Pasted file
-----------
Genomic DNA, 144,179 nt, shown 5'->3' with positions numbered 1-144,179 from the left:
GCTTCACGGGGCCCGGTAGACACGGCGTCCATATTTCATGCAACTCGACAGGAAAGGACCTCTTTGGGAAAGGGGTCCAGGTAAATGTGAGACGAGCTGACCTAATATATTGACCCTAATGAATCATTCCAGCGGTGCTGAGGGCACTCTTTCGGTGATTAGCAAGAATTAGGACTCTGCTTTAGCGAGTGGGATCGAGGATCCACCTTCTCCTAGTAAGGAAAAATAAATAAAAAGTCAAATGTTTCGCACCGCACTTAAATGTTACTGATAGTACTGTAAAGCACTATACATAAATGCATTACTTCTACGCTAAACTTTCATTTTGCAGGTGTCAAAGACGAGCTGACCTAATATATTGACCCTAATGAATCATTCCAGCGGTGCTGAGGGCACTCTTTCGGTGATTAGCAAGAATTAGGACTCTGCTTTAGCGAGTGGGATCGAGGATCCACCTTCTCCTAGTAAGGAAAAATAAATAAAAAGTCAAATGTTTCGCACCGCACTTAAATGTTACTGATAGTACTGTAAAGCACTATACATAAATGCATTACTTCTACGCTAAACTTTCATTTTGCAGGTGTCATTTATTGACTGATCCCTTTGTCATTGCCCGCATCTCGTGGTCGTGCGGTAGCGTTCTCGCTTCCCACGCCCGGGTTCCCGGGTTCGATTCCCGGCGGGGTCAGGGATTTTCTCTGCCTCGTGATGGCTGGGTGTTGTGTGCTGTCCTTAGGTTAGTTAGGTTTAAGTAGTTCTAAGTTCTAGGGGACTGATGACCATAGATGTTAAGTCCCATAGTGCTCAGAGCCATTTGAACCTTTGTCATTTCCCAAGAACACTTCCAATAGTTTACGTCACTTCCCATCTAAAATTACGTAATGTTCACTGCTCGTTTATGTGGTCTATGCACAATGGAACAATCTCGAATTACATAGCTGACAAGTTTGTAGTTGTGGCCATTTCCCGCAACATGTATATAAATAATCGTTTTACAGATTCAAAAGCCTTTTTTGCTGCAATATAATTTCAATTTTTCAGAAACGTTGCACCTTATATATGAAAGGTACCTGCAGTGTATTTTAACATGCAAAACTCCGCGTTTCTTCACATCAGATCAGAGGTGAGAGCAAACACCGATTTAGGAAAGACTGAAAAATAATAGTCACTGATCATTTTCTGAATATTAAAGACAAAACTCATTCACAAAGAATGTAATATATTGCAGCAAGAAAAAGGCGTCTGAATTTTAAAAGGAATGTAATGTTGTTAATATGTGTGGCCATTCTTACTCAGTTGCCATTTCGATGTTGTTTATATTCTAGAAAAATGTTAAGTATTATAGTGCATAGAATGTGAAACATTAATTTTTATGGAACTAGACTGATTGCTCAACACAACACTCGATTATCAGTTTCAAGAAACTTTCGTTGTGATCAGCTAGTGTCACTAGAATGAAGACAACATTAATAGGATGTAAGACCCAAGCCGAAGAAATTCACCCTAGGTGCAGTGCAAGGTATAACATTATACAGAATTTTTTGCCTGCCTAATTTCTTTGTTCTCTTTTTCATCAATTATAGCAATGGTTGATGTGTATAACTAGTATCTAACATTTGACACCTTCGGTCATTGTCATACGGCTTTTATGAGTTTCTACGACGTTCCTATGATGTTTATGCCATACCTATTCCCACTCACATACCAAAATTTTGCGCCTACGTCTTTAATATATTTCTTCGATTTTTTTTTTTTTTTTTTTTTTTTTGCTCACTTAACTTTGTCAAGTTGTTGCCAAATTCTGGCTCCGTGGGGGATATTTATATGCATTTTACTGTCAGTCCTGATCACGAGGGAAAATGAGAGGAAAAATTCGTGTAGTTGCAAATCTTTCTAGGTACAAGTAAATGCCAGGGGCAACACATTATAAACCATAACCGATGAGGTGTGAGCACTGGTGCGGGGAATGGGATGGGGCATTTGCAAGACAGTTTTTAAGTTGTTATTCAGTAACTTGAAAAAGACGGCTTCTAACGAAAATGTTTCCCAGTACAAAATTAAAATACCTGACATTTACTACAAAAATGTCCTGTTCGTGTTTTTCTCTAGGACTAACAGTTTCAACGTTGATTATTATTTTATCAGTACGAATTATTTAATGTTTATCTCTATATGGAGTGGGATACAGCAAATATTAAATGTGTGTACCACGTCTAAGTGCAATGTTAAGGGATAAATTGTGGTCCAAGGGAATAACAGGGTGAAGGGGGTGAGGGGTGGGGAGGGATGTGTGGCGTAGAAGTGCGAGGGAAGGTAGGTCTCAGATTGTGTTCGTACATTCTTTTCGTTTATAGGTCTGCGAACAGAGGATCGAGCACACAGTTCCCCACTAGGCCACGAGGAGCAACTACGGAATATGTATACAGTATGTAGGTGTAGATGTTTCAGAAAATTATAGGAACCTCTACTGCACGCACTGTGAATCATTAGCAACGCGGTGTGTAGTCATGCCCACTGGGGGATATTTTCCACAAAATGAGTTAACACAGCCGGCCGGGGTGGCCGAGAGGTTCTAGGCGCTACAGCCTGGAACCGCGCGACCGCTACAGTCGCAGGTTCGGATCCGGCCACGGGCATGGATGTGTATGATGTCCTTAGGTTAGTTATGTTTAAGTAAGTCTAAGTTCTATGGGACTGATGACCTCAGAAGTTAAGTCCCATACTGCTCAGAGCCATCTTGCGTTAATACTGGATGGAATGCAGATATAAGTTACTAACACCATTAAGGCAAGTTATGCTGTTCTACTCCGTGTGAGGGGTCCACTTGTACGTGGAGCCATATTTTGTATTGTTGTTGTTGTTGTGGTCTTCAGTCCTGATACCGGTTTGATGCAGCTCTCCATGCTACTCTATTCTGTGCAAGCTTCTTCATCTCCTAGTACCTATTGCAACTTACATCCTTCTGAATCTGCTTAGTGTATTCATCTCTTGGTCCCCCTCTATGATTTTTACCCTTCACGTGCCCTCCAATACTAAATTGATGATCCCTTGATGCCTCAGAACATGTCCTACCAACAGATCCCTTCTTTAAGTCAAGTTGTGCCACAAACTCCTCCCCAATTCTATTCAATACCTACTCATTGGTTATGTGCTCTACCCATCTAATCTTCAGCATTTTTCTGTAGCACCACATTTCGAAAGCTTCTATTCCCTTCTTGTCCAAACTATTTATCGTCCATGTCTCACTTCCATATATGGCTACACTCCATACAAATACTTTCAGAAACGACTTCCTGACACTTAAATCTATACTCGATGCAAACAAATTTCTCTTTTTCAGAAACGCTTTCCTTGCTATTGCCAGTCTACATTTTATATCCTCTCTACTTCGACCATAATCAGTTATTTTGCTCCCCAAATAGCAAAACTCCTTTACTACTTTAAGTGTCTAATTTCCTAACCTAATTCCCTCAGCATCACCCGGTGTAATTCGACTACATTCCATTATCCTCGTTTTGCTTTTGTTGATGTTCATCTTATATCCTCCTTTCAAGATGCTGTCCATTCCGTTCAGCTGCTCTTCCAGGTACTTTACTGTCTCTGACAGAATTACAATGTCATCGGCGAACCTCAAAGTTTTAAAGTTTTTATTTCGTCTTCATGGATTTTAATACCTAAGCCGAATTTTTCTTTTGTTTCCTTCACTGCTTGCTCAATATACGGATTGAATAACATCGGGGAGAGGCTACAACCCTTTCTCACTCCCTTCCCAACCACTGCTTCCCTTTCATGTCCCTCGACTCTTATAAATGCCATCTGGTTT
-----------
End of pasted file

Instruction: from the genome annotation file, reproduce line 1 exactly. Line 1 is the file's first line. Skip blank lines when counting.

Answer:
Genomic DNA, 144,179 nt, shown 5'->3' with positions numbered 1-144,179 from the left: